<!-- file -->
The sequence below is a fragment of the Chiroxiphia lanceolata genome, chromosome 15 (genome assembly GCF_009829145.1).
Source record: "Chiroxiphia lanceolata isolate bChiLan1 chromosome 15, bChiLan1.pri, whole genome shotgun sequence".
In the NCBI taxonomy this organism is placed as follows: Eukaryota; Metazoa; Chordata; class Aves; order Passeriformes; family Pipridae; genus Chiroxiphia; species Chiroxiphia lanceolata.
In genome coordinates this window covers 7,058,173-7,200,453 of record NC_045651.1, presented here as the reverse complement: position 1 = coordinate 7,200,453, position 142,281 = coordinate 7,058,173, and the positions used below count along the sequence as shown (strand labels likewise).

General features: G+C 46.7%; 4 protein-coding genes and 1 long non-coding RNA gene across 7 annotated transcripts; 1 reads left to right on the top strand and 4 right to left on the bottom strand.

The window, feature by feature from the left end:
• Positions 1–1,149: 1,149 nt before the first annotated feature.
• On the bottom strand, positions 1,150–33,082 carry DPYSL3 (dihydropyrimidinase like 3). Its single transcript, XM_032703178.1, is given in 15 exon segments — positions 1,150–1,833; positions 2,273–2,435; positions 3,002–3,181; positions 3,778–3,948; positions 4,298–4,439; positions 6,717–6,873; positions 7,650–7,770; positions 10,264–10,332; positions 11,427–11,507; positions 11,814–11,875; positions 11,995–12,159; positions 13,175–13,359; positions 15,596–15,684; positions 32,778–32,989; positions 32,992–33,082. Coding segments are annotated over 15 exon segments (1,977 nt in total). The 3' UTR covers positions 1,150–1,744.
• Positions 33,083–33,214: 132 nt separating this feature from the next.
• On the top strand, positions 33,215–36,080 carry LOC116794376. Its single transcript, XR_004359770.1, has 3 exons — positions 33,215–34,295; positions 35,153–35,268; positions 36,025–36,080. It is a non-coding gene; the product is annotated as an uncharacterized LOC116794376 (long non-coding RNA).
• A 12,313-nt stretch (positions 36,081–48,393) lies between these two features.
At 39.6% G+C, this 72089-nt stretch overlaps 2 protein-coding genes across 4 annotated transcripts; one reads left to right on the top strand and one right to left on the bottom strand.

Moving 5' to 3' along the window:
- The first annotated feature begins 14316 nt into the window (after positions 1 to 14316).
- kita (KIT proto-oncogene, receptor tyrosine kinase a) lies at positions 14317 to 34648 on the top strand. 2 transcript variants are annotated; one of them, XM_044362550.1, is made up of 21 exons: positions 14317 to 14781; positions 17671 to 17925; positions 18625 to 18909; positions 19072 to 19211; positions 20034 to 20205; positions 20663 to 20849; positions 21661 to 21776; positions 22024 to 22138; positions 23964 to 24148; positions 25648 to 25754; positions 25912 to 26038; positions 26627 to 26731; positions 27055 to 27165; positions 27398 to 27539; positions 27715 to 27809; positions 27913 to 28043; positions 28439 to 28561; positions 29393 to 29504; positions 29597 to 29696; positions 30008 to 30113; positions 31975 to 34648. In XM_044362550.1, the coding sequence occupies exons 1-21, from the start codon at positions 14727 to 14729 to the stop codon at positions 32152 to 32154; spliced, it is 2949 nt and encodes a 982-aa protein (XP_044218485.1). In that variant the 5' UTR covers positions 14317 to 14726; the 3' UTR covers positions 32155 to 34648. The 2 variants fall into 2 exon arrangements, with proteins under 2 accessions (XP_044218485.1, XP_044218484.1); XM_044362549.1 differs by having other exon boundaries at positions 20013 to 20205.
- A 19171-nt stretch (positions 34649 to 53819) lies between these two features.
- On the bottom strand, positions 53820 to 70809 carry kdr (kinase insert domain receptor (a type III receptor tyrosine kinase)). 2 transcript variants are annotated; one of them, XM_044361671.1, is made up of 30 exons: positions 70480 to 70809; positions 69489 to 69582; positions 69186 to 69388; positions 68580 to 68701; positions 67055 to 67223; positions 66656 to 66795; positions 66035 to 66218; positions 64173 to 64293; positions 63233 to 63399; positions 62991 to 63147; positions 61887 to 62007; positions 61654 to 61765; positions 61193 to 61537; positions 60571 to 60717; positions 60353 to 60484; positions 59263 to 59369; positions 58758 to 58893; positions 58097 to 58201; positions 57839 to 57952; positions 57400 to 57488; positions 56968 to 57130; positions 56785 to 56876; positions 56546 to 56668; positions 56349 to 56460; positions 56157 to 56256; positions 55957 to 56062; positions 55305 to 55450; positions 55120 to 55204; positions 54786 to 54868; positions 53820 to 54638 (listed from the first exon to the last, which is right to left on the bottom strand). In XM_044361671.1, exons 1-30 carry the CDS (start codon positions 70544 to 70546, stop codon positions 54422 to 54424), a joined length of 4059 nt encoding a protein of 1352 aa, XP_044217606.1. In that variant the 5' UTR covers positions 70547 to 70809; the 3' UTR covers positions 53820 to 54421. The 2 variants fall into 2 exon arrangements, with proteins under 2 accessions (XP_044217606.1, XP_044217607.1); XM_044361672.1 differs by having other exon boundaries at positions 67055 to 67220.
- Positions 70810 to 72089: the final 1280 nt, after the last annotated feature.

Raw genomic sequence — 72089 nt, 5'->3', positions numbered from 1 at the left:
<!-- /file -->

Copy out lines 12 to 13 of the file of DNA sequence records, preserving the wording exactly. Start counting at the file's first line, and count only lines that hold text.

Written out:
At 39.6% G+C, this 72089-nt stretch overlaps 2 protein-coding genes across 4 annotated transcripts; one reads left to right on the top strand and one right to left on the bottom strand.

Moving 5' to 3' along the window: